The MSI Oculux NXG253R is designed exclusively for eSports. This stunning display has a monster 360Hz refresh rate and Nvidia G-Sync, so it should be able to render the fastest games with smooth, crisp motion and no screen-tearing.
That kind of motion perfection can help players gain an advantage in frantic competitive titles, but this hardware isn’t cheap – in the UK you’ll have to pay £599, and in the US it’ll set you back $599.
The MSI isn’t the only 360Hz eSports panel on the market. The Asus ROG Swift PG259QNR was the first speedy screen on the scene, and it’s the MSI’s main competition.
Design & Build
When seen from the front, the Oculux NXG253R doesn’t have the outlandish design of the Asus, but that’s not necessarily a problem. It looks smart and subdued, and its large, plain base is sturdy with plenty of space for peripheral storage.
The rest of the display exhibits rock-solid build quality, which is reassuring for frequent movement and you’ll only find gaming design touches at the rear. There’s a large Nvidia G-Sync 360 logo and a small band of RGB LED lighting.
The generous 130mm of height adjustment is joined by smooth, easy movement in every other direction, and the MSI supports 100mm VESA mounting, too. It’s a little more generous here than the Asus, although that panel did fight back by including a desk-mounting kit.
The Oculux has three USB ports on the left-hand side of the display – one more port than the Asus, and in a position that’s easier to access. The NXG253R has a headphone jack, but no speakers or USB-C port.
Specs & Features
The 360Hz refresh rate is the best you’ll find on any gaming monitor right now and allows the fastest eSports titles to run with near-perfect speed and clarity.
There’s Nvidia G-Sync, which synchronises the display’s output with the frames produced by the graphics card of your gaming laptop or PC. That eliminates tears and stutters, which means no distractions during gameplay. You also get the Nvidia Reflex Latency Analyzer, which can identify and eliminate signal delays between the display and your PC and peripherals.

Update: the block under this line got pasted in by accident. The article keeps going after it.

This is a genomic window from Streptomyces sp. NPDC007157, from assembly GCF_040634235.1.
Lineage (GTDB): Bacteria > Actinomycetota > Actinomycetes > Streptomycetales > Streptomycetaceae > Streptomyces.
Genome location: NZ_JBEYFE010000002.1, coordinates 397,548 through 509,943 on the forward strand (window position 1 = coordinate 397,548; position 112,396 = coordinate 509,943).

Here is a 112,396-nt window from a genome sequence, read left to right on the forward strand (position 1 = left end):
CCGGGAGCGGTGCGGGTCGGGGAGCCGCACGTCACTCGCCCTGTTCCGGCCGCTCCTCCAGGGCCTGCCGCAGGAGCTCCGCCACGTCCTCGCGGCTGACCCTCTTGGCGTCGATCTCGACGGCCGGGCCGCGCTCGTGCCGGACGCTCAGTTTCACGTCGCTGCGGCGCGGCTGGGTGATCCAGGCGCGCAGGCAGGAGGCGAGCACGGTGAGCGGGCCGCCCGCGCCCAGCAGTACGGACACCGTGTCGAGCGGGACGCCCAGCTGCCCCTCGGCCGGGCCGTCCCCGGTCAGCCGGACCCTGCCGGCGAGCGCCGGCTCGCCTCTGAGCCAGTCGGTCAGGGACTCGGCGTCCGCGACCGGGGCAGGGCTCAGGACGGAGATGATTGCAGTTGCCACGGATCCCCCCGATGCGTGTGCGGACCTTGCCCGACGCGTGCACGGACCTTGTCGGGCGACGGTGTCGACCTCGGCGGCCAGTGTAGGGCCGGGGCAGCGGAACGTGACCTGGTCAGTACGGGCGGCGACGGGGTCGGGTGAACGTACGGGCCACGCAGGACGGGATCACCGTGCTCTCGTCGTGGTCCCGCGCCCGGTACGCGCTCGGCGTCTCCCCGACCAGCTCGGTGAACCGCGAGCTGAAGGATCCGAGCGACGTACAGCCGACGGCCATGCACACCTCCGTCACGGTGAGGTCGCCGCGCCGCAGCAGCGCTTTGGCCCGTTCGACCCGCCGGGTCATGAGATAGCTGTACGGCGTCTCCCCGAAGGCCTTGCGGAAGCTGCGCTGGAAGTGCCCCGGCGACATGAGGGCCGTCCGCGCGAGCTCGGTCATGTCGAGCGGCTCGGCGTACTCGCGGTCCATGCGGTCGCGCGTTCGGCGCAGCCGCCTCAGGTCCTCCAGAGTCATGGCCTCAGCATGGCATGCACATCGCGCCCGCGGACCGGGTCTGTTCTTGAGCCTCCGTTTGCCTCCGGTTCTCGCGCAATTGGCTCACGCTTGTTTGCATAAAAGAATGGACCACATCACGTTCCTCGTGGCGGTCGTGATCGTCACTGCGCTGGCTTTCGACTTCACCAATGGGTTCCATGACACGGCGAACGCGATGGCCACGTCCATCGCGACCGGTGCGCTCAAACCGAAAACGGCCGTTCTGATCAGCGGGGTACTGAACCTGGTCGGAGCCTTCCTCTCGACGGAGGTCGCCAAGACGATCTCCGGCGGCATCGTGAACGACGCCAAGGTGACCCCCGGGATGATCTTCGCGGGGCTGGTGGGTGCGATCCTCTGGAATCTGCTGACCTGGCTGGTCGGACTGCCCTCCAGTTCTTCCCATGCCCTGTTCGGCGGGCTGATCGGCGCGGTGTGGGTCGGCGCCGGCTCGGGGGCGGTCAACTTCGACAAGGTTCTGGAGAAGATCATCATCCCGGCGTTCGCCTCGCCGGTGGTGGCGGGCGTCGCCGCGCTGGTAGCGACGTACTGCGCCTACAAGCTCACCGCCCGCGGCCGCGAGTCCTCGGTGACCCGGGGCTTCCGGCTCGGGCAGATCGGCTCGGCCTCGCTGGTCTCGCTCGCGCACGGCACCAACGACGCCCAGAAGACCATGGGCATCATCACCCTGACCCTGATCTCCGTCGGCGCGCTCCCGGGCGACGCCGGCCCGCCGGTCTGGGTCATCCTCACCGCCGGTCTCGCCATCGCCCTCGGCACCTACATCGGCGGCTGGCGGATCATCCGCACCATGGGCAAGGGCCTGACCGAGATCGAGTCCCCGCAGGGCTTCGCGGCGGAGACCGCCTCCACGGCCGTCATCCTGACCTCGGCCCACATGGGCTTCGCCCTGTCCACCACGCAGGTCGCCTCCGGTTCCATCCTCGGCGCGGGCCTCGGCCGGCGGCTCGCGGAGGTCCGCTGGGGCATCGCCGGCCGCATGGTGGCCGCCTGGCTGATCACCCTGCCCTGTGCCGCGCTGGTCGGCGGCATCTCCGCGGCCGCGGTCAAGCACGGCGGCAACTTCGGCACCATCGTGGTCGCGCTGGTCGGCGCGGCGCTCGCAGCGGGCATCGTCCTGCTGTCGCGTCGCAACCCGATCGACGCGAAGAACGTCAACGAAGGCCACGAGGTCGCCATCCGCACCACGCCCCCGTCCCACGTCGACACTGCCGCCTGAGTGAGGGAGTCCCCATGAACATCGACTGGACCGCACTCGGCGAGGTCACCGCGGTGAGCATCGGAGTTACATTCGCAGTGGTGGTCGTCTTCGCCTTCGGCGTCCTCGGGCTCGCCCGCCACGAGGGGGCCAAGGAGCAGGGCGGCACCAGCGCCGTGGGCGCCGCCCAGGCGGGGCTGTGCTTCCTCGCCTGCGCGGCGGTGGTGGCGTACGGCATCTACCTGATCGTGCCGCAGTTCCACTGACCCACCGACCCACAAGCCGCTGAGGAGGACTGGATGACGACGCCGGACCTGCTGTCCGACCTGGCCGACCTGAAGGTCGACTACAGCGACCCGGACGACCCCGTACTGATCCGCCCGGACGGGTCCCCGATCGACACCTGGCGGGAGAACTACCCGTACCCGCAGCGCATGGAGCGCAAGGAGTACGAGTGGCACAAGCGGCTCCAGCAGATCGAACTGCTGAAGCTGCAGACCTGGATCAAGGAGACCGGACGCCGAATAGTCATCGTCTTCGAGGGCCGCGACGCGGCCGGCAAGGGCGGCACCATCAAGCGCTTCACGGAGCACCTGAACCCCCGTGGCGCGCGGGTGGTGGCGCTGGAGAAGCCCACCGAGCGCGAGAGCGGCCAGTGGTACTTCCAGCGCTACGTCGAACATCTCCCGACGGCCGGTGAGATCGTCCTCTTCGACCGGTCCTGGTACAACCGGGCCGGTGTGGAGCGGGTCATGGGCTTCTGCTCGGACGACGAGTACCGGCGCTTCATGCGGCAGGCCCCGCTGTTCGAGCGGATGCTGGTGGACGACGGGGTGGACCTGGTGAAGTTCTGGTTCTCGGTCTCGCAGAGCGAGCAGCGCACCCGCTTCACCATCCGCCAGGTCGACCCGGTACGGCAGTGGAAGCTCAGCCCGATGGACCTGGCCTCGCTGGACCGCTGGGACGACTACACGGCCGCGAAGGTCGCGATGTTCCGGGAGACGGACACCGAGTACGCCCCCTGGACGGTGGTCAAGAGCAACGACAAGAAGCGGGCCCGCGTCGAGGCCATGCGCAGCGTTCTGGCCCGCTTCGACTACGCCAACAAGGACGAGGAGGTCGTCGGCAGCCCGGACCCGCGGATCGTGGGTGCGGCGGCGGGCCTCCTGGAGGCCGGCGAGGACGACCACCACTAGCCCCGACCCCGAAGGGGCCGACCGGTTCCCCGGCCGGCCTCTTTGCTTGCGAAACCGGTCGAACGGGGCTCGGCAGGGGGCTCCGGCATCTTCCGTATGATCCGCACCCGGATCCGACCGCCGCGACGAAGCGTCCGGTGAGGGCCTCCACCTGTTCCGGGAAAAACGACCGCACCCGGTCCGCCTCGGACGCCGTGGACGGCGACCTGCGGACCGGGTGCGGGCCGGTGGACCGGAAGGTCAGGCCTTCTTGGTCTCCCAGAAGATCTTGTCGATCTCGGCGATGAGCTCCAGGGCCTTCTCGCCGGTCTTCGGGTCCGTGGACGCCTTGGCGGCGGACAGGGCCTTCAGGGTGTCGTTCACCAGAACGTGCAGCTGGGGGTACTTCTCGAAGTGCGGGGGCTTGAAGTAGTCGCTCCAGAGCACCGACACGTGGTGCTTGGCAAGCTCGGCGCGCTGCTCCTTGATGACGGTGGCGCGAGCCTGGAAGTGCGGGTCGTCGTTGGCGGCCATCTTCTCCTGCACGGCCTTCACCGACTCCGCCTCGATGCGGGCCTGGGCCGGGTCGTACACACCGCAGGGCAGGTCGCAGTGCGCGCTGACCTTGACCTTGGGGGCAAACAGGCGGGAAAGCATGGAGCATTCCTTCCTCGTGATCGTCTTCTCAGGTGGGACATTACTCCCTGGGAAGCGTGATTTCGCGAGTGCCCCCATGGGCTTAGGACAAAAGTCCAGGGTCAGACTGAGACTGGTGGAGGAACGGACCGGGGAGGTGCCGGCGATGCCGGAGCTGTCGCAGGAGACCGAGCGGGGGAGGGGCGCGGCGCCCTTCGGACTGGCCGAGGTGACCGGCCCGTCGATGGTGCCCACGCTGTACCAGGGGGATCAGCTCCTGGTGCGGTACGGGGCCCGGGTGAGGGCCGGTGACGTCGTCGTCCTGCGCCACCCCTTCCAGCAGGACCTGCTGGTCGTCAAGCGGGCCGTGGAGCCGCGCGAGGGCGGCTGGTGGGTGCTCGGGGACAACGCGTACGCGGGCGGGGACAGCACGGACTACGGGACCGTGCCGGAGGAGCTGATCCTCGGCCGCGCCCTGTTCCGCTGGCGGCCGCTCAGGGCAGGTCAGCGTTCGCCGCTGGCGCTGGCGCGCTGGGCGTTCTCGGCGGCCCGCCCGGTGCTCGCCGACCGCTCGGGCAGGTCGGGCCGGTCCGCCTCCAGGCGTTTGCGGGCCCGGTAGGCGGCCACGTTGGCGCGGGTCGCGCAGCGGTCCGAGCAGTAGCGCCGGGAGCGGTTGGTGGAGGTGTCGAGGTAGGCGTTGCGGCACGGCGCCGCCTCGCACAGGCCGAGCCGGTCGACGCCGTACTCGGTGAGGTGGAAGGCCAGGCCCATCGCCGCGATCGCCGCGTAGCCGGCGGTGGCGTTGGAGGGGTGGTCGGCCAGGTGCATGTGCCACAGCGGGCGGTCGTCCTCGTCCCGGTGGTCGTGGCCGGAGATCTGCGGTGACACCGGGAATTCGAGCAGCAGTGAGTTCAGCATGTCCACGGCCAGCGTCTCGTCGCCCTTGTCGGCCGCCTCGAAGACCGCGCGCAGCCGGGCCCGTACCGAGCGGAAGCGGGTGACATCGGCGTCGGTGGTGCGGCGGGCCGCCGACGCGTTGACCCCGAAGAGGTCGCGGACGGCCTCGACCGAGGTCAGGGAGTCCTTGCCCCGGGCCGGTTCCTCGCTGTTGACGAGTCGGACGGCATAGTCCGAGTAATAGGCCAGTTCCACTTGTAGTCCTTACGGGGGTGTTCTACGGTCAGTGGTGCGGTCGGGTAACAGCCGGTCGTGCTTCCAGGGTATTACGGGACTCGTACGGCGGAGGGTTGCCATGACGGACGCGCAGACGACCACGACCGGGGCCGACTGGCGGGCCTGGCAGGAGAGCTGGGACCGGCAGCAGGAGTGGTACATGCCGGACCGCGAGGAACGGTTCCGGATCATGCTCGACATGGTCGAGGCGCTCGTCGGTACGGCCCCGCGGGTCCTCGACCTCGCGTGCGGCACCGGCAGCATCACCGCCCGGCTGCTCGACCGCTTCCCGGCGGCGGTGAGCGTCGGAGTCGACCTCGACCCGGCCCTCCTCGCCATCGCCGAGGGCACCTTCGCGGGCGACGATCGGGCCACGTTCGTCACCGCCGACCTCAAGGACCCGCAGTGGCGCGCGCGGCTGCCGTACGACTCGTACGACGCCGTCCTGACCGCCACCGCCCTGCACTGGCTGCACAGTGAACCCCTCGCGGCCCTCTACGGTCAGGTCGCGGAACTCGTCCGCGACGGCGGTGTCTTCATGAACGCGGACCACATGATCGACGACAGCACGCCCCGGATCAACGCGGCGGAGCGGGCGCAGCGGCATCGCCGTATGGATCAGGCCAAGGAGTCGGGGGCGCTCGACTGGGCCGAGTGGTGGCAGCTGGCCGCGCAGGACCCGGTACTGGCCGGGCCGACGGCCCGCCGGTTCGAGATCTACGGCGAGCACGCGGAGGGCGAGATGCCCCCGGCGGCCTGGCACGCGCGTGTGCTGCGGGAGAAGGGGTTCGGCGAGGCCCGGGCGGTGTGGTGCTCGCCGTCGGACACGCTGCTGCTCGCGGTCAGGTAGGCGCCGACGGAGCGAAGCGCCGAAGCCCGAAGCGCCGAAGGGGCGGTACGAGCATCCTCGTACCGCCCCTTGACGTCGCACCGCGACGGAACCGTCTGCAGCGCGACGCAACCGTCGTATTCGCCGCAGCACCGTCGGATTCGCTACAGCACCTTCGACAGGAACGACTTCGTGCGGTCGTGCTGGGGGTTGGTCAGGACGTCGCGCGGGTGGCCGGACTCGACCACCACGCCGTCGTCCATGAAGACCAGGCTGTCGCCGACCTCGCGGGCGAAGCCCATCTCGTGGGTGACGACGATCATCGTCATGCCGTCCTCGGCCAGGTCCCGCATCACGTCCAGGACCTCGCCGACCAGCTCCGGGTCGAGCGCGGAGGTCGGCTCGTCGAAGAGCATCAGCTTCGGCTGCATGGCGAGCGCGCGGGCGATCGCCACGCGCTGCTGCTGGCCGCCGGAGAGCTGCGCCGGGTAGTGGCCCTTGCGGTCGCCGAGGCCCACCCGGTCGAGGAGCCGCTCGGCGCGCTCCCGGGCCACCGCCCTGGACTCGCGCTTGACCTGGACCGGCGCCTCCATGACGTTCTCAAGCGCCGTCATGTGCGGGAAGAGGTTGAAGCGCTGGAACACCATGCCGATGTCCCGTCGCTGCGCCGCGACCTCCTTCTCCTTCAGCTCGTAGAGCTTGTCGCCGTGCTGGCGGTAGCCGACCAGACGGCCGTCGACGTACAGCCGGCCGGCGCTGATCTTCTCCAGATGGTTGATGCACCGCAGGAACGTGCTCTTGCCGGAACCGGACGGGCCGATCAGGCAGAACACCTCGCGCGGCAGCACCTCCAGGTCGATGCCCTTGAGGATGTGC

Nvidia G-Sync usually works with Nvidia and AMD graphics cards, but right now the MSI only works smoothly on Nvidia cards. That’s not a dealbreaker because Nvidia is dominant in PC graphics, but the Asus did work with Radeon GPUs.
Unsurprisingly, the rest of the display is designed for competition. It’s an IPS panel with a super fast 1ms response time and 10-bit colour, just like the Asus. And, just like its rival, the MSI has a 24.5in diagonal with a Full HD (1920 x 1080) resolution. Those figures make sense for competition: the modest physical size means gamers don’t have to move to see the whole panel, and the resolution is high enough for gaming at 360Hz without needing a ridiculous GPU.
Still, make sure you’ve got something like an Nvidia GeForce RTX 3070 or 3080 alongside a decent processor and quick memory.
The MSI uses Nvidia’s Ultra Low Motion Blur (ULMB) technology, just like the Asus, but it’s not worth bothering with on 360Hz displays: motion is crisp enough at that speed and ULMB doesn’t work beyond 240Hz – or with G-Sync.
MSI’s panel has two HDMI ports and one DisplayPort connection, but the latter is best – it’s the only one that supports 360Hz operation. The HDMI ports are restricted to 240Hz.
The MSI and Asus are extremely similar – and, on paper, they’re both great for eSports. But if you want a display for single-player gaming, then we recommend the Samsung Odyssey G7, which is a curved panel with a higher resolution and larger physical size alongside a 240Hz refresh rate.
The combination of a 360Hz refresh rate and Nvidia G-Sync delivers sensational performance in fast-paced games: the MSI is butter-smooth and crisp in every situation. As ever, though, the 360Hz refresh rate will only benefit demanding players – 240Hz displays will sate casual gamers.
The 360Hz refresh rate is paired with a 1ms response time. Happily, this is achieved in the display’s Fast response time mode, which serves up smooth, fast and crisp performance with only a tiny bit of overshoot that’s only visible if you look closely.